AMSTERDAM, THE NETHERLANDS: The Pharmaceutical Accountability Foundation (PAF) today brought a lawsuit against pharmaceutical company AbbVie for unfair, excessive pricing practices on its blockbuster medicine Humira
AbbVie sold €2.3 billion worth of Humira in the Netherlands during its market monopoly (2004-2018). PAF calculated that AbbVie had overcharged the Dutch healthcare system by up to €1.2 billion, when it abused its monopoly position in the market to keep prices and profits high.
“By making excessive profits (amounting to €68 per Dutch citizen), AbbVie has displaced other health care, and thus damaged the health of Dutch citizens,” said Wilbert Bannenberg (MD, and PAF chairperson). “Health economists have calculated that AbbVie’s excessive profit could have ensured up to 16,300 extra years of healthy life for Dutch citizens,” said Bannenberg. “No doctor wants to be forced to prioritize one patient/treatment over another due to limited budgets.”
The excessive profit was calculated by subtracting all R&D costs (as claimed by AbbVie), production and distribution costs (as disclosed in US Congress), and a ‘fair’ 25% profit from the drug’s turnover. PAF is bringing a civil litigation based on tort (Unlawful act: breach of social duty of care), Human Rights Law (violation of the Right to Life and the Right to Health) and competition law (abuse of a dominant position).
The legal case against AbbVie concerns the fundamental question to what extent pharmaceutical companies like AbbVie are free to set and maintain the prices of the drugs they offer. PAF’s success in this case could establish that there are limits to be respected under written or unwritten law, and that these limits can be enforced when they are exceeded.
If the action against AbbVie succeeds on human rights grounds, it could also become a model for holding pharmaceutical companies accountable in other jurisdictions.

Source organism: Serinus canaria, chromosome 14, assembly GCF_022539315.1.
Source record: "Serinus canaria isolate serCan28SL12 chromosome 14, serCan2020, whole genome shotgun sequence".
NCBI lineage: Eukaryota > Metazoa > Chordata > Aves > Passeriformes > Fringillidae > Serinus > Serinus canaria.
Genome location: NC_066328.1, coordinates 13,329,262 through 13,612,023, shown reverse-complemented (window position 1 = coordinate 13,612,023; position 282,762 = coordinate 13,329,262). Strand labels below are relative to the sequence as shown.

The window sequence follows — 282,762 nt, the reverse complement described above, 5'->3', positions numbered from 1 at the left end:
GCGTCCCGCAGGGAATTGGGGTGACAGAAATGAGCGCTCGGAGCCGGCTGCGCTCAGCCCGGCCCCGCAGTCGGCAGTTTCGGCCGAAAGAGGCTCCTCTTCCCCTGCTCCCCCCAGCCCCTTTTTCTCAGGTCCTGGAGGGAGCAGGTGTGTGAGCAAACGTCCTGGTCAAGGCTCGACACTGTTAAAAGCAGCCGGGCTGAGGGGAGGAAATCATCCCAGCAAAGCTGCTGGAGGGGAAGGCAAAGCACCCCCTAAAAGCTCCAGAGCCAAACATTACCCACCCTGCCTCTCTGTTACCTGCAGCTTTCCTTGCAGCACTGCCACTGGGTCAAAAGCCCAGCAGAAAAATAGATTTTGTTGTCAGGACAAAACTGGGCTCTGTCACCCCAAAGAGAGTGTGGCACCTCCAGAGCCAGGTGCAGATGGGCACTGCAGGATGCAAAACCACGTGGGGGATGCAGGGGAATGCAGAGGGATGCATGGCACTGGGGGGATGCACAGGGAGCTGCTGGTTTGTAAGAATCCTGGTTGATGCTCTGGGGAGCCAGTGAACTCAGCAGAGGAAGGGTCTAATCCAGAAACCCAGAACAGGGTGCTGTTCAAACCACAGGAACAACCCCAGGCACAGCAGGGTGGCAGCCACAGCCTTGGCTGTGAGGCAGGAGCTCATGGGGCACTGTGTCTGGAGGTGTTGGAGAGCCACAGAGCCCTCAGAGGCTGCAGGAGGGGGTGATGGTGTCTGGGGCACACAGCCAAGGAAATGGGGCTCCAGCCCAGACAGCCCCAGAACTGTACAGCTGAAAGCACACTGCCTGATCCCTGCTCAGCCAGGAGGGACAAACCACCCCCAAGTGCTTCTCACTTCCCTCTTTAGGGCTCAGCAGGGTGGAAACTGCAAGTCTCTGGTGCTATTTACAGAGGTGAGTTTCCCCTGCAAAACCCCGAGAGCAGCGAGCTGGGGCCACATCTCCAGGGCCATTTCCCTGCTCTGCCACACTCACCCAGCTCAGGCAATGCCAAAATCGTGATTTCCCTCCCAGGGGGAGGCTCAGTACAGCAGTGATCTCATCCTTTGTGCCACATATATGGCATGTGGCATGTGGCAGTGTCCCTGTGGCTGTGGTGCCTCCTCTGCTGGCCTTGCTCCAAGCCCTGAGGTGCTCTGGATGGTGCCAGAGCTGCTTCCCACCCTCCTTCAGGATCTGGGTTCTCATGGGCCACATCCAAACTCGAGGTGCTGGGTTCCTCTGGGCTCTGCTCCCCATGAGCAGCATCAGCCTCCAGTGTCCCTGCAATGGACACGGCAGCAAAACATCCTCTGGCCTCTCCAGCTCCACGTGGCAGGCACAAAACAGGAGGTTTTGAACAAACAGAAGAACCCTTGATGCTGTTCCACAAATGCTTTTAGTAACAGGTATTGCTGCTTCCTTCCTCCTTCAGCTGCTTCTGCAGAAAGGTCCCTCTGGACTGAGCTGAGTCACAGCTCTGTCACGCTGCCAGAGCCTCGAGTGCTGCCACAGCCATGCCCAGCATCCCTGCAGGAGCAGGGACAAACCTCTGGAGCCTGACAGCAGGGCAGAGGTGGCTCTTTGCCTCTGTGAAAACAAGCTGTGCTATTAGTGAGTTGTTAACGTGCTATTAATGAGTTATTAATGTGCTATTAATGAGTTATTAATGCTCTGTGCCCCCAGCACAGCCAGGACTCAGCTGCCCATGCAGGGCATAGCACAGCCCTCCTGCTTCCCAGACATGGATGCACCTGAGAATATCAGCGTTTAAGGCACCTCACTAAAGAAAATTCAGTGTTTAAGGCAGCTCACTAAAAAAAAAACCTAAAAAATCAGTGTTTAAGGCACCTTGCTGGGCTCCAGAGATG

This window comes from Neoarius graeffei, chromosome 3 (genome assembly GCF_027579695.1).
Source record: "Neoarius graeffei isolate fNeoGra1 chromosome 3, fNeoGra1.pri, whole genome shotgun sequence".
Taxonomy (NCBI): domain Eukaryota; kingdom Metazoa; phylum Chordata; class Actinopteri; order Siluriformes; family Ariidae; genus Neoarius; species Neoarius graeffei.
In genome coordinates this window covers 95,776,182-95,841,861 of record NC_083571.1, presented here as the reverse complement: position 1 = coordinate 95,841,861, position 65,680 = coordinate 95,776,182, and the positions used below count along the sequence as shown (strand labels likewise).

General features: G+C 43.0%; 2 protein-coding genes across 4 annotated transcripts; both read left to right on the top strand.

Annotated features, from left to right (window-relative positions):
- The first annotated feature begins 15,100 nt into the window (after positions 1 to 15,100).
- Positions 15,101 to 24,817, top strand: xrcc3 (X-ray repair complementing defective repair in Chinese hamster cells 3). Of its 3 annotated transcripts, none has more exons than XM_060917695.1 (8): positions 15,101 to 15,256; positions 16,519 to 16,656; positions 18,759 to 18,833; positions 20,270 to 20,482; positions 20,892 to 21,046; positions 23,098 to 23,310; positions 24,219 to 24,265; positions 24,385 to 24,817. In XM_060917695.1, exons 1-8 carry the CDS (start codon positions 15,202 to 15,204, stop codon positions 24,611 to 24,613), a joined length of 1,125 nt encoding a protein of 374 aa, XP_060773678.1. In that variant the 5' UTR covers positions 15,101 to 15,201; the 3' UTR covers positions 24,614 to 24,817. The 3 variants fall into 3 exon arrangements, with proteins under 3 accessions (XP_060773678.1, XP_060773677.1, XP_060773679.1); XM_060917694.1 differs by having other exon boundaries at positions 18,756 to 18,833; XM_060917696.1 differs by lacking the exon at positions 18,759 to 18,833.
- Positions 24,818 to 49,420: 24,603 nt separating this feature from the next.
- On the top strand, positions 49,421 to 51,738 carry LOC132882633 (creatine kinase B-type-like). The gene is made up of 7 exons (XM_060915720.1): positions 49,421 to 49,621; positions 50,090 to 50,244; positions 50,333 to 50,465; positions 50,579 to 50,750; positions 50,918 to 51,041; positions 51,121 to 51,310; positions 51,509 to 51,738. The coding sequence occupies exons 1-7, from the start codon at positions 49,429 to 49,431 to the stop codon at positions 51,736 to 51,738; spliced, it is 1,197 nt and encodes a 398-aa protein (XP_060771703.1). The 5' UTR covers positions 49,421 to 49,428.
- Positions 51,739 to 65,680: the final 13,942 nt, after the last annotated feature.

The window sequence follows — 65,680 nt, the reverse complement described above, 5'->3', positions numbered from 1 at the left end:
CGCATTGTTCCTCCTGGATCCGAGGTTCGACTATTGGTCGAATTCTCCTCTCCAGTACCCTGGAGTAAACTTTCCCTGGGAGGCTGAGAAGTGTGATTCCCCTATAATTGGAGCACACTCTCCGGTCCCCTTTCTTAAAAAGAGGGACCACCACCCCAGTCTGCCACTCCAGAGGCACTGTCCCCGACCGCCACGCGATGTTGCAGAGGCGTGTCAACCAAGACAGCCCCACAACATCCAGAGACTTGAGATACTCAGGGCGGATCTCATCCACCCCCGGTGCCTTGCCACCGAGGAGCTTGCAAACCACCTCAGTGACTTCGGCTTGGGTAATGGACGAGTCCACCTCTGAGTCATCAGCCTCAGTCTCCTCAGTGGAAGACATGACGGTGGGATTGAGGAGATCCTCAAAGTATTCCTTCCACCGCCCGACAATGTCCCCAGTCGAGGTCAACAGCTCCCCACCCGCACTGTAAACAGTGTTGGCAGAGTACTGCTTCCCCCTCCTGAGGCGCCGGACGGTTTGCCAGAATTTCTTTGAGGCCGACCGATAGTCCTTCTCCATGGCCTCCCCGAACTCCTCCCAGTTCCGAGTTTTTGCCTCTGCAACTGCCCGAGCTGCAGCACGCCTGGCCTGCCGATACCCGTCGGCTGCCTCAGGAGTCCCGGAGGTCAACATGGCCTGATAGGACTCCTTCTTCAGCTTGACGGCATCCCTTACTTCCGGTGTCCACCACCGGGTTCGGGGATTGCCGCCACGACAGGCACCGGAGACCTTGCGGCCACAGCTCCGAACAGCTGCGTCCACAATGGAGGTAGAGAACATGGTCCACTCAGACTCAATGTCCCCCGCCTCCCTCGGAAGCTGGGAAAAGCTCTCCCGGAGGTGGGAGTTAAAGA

Worldwide, Humira has earned AbbVie a record-breaking $208 billion. Much of that came from the USA, where Humira’s list prices hit up to $80,000 per person per year. The company has been called before Congress to answer for its pricing strategy and gaming of the US patent system.
About PAF’s previous case
This is PAF’s second case. PAF’s first case concerned the pharmaceutical company Leadiant, which made a 50-year-old drug, CDCA, 500 times more expensive after monopolizing sources of raw materials, buying up competing products, and obtaining “orphan drug” status which provided for 10 years market exclusivity. This case resulted in a €19.5 million fine from the Dutch competition authority ACM in 2021. The Dutch PAF case inspired follow-on cases and fines in Italy, Spain, and Israel. This case demonstrates that PAF’s strategy of holding pharmaceutical companies to account for specific market abuses is not only workable but can act as a model in other jurisdictions.
Humira is a prescription drug for rheumatoid arthritis and 7 other diseases that was first brought to the market in 2003. Humira became the largest selling pharmaceutical product in the world. Globally, AbbVie made $208 billion turnover on Humira until 2022, largely due to prices being extremely high in the USA ($80,000/patient/year), where the patents only end in 2023. Using a similar calculation, AbbVie could have made globally up to $110 billion in excessive profits. In May 2021, the USA Congress called AbbVie and 5 other pharmaceutical companies to account for ‘unsustainable’ pricing.
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Watch our video about the AbbVie/Humira case here.